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Republicans continue to turn to the wrong economist

Republicans continue to treat Art Laffer as a credible GOP economist. They really ought to stop.
House Majority Whip Steve Scalise, R-La., heads to the House floor for votes on Jan. 14, 2015. (Photo By Bill Clark/CQ Roll Call/AP)
House Majority Whip Steve Scalise, R-La., heads to the House floor for votes on Jan. 14, 2015.
House Majority Whip Steve Scalise (R-La.) yesterday tweeted a picture of him sitting down with a familiar figure in his leadership office. The far-right Louisianan wrote, "Great to meet with President Reagan's former economic advisor Art Laffer to discuss the benefits of tax reform!"
Soon after, The Hill reported that Laffer publicly defended Donald Trump's trade policies.

"Having spent time with him and virtually all of the other candidates, I would say that he has as firm a grasp of international trade as any candidate," Laffer said a breakfast at The Podesta Group. "He clearly understands foreign investments, foreign locations, foreign businesses." The presumptive Republican presidential nominee has the "best chance of doing good trade policy," added Laffer, who was an economic policy adviser to former president Ronald Reagan.... Laffer also said that Trump's tax plan would be "phenomenal" for the U.S.

The problem with both of these stories -- Laffer vouching for Trump and Scalise discussing tax policy with Laffer -- is that they treat the Republican economist as a credible figure. He's not.
Circling back to some of our previous coverage of Laffer’s reputation, regular readers may recall that the Republican economist rose to GOP prominence in the 1980s by pushing the celebrated-but-wrong idea that tax cuts pay for themselves.
More recently, he served as the architect of Kansas Gov. Sam Brownback’s (R) failed right-wing economic experiment, which destroyed state finances and did little to improve the state’s economy. Laffer vowed that Brownback’s plan would generate “enormous prosperity,” which is largely the opposite of what’s actually happened.
When the the GOP governor’s agenda failed to deliver on any of the guaranteed results, Laffer was pressed for an explanation. “Kansas is doing fine,” he boasted.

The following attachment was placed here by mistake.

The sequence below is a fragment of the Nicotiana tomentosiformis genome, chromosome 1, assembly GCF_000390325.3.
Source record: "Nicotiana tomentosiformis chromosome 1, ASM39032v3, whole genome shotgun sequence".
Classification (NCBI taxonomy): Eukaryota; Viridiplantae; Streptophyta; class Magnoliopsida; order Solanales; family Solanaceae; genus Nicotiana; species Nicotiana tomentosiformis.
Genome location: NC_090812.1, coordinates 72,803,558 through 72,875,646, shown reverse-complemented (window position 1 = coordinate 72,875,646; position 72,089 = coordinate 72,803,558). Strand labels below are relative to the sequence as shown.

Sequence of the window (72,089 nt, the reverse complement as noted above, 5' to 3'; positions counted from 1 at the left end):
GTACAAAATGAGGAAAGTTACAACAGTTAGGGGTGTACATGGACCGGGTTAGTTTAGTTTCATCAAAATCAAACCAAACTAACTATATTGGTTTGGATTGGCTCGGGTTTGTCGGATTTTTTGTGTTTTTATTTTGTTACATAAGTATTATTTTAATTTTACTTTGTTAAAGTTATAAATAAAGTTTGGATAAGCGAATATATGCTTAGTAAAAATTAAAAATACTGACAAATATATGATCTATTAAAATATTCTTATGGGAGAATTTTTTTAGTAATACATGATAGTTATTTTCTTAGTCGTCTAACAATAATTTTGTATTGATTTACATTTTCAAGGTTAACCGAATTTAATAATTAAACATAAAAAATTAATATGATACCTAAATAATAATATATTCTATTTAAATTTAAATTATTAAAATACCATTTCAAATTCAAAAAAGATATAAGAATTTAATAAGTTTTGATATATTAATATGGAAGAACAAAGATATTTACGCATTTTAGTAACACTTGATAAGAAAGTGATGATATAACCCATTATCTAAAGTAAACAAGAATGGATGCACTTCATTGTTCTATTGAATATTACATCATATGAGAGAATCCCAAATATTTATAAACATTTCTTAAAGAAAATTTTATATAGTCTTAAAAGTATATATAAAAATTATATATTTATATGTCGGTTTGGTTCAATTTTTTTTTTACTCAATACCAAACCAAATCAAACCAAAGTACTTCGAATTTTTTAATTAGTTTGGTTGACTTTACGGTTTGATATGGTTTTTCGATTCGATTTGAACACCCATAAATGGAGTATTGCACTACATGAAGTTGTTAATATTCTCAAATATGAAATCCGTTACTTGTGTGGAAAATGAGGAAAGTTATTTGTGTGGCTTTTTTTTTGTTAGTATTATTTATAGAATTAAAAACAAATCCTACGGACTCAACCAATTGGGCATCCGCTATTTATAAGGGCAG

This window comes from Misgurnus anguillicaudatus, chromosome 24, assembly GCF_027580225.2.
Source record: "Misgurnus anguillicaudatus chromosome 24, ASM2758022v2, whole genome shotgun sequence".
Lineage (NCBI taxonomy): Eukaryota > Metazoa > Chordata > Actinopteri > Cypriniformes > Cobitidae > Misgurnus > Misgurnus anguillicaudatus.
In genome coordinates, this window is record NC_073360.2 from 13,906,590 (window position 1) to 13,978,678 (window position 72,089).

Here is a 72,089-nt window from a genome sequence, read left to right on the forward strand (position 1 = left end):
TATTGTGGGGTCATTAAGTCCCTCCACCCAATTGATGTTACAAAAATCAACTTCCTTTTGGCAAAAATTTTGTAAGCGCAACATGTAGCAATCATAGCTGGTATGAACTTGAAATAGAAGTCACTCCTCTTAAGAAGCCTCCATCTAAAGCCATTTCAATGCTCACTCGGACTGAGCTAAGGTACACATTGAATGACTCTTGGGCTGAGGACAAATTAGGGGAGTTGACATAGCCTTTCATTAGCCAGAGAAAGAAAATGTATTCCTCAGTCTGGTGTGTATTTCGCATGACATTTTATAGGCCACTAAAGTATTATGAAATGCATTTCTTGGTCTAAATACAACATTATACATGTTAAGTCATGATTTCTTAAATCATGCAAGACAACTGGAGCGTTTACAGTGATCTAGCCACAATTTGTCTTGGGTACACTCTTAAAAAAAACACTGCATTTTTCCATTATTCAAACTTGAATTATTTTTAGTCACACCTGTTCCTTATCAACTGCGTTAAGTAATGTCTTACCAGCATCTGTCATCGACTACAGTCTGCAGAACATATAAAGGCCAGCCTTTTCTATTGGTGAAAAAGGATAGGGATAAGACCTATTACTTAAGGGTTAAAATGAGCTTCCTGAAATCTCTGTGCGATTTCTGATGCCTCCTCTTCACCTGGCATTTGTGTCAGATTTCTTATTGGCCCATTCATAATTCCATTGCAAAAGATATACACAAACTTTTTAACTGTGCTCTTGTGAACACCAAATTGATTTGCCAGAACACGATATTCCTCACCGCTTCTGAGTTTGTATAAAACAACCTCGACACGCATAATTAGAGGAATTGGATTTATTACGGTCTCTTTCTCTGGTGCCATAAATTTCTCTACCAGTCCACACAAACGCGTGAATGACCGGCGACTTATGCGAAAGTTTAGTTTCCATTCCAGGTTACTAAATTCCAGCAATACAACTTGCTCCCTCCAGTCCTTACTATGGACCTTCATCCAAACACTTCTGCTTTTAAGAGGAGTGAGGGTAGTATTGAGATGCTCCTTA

About a year ago, Paul Krugman added some helpful context to Laffer’s record.
Since the 1970s there have been four big changes in the effective tax rate on the top 1 percent: the Reagan cut, the Clinton hike, the Bush cut, and the Obama hike. Republicans are fixated on the boom that followed the 1981 tax cut (which had much more to do with monetary policy, but never mind). But they predicted dire effects from the Clinton hike; instead we had a boom that eclipsed Reagan’s. They predicted wonderful things from the Bush tax cuts; instead we got an unimpressive expansion followed by a devastating crash. And they predicted terrible things from the tax rise after Obama’s reelection; instead we got the best job growth since 1999.
And when I say “they predicted”, I especially mean Laffer himself, who has a truly extraordinary record of being wrong at crucial turning points. As Bruce Bartlett pointed out a few years ago, Laffer was even wrong during the Reagan years: he predicted that the Reagan tax hikes of 1982, which partially reversed earlier cuts, would cripple the economy; “morning in America” promptly followed. Oh, and let’s not forget his 2009 warnings about soaring interest rates and inflation.
Politics really isn’t supposed to work this way. When someone fails spectacularly, he or she is supposed to quietly go away, not offer guidance on the issue that left them looking ridiculous.
And yet, Art Laffer not only sticks around, he consults with House GOP leaders on shaping economic policies that don’t work.